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Rudolph C. Rosemond

Rudolph C. Rosemond

DAY 204 Rudolph C. Rosemond photographed exclusively for the 100 Men Hall People Project (100MHPP). 

My mother used to come to the Hall as a kid because her parents were coming here. Her mother, born in 1903, brought her here from New Orleans when she was nine years old. She married James Rosemond in Bay Saint Louis in 1924. She was in the [Hundred Members] organization and came to the dances and events all the time. We came here all the time. My mom was in the Mardi Gras ball here and had to leave on Mardi Gras day to deliver me on March 1, 1938. I came here when I was a kid, about six or seven years old; they had events here. There was a basketball game here. They set it up as a stadium and had a professional basketball team, it wasn’t the Globetrotters but it was a universal team like the Globetrotters playing adults here. Barnstorming is what they called it. They would go around to different areas. I used to come to the dances when I was 12 years old, we would sit on the steps and look through the door and we tried to sneak in and they would run us out. When they had shows like the manless weddings and skits I would come. Everyone would come here for entertainment like a theater. There was a membership organization where I came every month and pay your dues. They had insurance and all the families paid, and we had to come in and sit in the meeting room (the kitchen) every month. The parents made us go whether we wanted to or not. They would discuss with an agenda how to go about paying someone’s bill or someone needed help. They would see what the funds were to help people. Everyone was in it, my sister, my mama, and they met monthly and everyone attended, adults and kids. The dances and the shows and entertainers were what I remember most. I remember Ben E. King, Fats Domino, Little Richard when he first came out (I forgot the name of the song), Etta James (I remember the dances with her playing). My nephew, Russell [Nichols], was the last of the Hundred Members, but I was out of town and didn’t know when it was sold. But the organization helped a lot of people. My sister Alvina Nichols promoted dances here. She had some professionals and some locals.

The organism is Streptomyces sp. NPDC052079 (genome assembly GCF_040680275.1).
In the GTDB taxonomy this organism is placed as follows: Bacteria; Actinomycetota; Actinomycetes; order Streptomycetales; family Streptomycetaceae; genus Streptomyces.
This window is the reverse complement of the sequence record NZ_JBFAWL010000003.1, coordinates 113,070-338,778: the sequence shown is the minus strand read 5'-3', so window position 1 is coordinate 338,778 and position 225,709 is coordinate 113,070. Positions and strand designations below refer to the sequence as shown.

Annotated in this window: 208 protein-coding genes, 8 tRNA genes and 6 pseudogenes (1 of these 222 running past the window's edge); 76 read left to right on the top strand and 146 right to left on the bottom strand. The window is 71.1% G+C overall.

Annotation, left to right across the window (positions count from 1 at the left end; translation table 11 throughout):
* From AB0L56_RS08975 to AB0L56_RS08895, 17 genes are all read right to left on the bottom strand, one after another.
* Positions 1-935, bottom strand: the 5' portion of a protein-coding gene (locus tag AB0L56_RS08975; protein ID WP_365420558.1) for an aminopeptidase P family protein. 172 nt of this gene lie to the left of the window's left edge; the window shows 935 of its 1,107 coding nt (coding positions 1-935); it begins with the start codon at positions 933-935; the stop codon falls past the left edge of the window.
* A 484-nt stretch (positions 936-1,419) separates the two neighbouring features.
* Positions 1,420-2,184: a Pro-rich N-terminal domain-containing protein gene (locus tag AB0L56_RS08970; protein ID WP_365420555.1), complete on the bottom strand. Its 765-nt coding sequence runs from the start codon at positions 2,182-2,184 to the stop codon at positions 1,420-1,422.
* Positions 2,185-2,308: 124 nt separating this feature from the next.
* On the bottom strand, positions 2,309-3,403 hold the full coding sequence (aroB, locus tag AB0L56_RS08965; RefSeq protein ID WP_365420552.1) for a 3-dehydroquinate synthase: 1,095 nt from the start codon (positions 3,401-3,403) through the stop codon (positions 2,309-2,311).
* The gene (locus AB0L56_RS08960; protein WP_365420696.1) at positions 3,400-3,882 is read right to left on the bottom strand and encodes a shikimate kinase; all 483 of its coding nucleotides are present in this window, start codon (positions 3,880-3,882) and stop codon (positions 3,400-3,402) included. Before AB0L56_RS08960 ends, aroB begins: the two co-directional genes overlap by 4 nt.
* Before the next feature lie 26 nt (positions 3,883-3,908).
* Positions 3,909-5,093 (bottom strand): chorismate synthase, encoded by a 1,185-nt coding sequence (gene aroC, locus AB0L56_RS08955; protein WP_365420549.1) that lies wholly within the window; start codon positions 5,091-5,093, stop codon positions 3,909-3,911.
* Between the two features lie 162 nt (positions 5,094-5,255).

(Photo by: Gus Bennett | The 100 Men Hall People Project) 


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